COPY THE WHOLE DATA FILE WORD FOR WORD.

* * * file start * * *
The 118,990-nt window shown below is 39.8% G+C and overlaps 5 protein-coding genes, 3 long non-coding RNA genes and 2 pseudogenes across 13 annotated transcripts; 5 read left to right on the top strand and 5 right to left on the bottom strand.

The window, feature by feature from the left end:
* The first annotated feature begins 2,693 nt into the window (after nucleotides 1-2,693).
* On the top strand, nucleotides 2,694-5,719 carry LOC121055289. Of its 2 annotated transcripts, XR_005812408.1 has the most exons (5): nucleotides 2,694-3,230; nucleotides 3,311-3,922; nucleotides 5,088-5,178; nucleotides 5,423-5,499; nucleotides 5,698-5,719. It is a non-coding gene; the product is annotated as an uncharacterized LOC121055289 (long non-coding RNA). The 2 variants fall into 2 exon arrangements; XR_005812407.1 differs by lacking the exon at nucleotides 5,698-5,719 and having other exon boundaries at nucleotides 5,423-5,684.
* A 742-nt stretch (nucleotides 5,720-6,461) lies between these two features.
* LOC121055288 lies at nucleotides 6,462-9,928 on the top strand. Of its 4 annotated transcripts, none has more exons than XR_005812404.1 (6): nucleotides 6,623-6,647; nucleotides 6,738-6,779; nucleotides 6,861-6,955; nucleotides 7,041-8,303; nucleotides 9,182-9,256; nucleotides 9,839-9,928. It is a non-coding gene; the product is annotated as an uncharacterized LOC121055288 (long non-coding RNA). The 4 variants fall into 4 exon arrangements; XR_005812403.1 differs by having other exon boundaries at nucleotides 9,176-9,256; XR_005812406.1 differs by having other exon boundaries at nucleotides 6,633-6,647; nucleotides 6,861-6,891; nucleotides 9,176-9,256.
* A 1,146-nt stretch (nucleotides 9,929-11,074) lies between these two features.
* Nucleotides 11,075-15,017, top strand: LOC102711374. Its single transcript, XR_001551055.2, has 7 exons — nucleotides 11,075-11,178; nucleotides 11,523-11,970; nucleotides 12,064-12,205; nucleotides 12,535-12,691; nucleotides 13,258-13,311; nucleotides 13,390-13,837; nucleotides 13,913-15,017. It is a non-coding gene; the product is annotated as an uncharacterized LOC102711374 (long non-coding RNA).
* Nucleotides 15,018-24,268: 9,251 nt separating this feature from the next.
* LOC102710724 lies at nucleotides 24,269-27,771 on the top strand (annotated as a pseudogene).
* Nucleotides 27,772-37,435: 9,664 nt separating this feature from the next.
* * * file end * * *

The 118,990-nt window shown below is 39.8% G+C and overlaps 5 protein-coding genes, 3 long non-coding RNA genes and 2 pseudogenes across 13 annotated transcripts; 5 read left to right on the top strand and 5 right to left on the bottom strand.

The window, feature by feature from the left end:
* The first annotated feature begins 2,693 nt into the window (after nucleotides 1-2,693).
* On the top strand, nucleotides 2,694-5,719 carry LOC121055289. Of its 2 annotated transcripts, XR_005812408.1 has the most exons (5): nucleotides 2,694-3,230; nucleotides 3,311-3,922; nucleotides 5,088-5,178; nucleotides 5,423-5,499; nucleotides 5,698-5,719. It is a non-coding gene; the product is annotated as an uncharacterized LOC121055289 (long non-coding RNA). The 2 variants fall into 2 exon arrangements; XR_005812407.1 differs by lacking the exon at nucleotides 5,698-5,719 and having other exon boundaries at nucleotides 5,423-5,684.
* A 742-nt stretch (nucleotides 5,720-6,461) lies between these two features.
* LOC121055288 lies at nucleotides 6,462-9,928 on the top strand. Of its 4 annotated transcripts, none has more exons than XR_005812404.1 (6): nucleotides 6,623-6,647; nucleotides 6,738-6,779; nucleotides 6,861-6,955; nucleotides 7,041-8,303; nucleotides 9,182-9,256; nucleotides 9,839-9,928. It is a non-coding gene; the product is annotated as an uncharacterized LOC121055288 (long non-coding RNA). The 4 variants fall into 4 exon arrangements; XR_005812403.1 differs by having other exon boundaries at nucleotides 9,176-9,256; XR_005812406.1 differs by having other exon boundaries at nucleotides 6,633-6,647; nucleotides 6,861-6,891; nucleotides 9,176-9,256.
* A 1,146-nt stretch (nucleotides 9,929-11,074) lies between these two features.
* Nucleotides 11,075-15,017, top strand: LOC102711374. Its single transcript, XR_001551055.2, has 7 exons — nucleotides 11,075-11,178; nucleotides 11,523-11,970; nucleotides 12,064-12,205; nucleotides 12,535-12,691; nucleotides 13,258-13,311; nucleotides 13,390-13,837; nucleotides 13,913-15,017. It is a non-coding gene; the product is annotated as an uncharacterized LOC102711374 (long non-coding RNA).
* Nucleotides 15,018-24,268: 9,251 nt separating this feature from the next.
* LOC102710724 lies at nucleotides 24,269-27,771 on the top strand (annotated as a pseudogene).
* Nucleotides 27,772-37,435: 9,664 nt separating this feature from the next.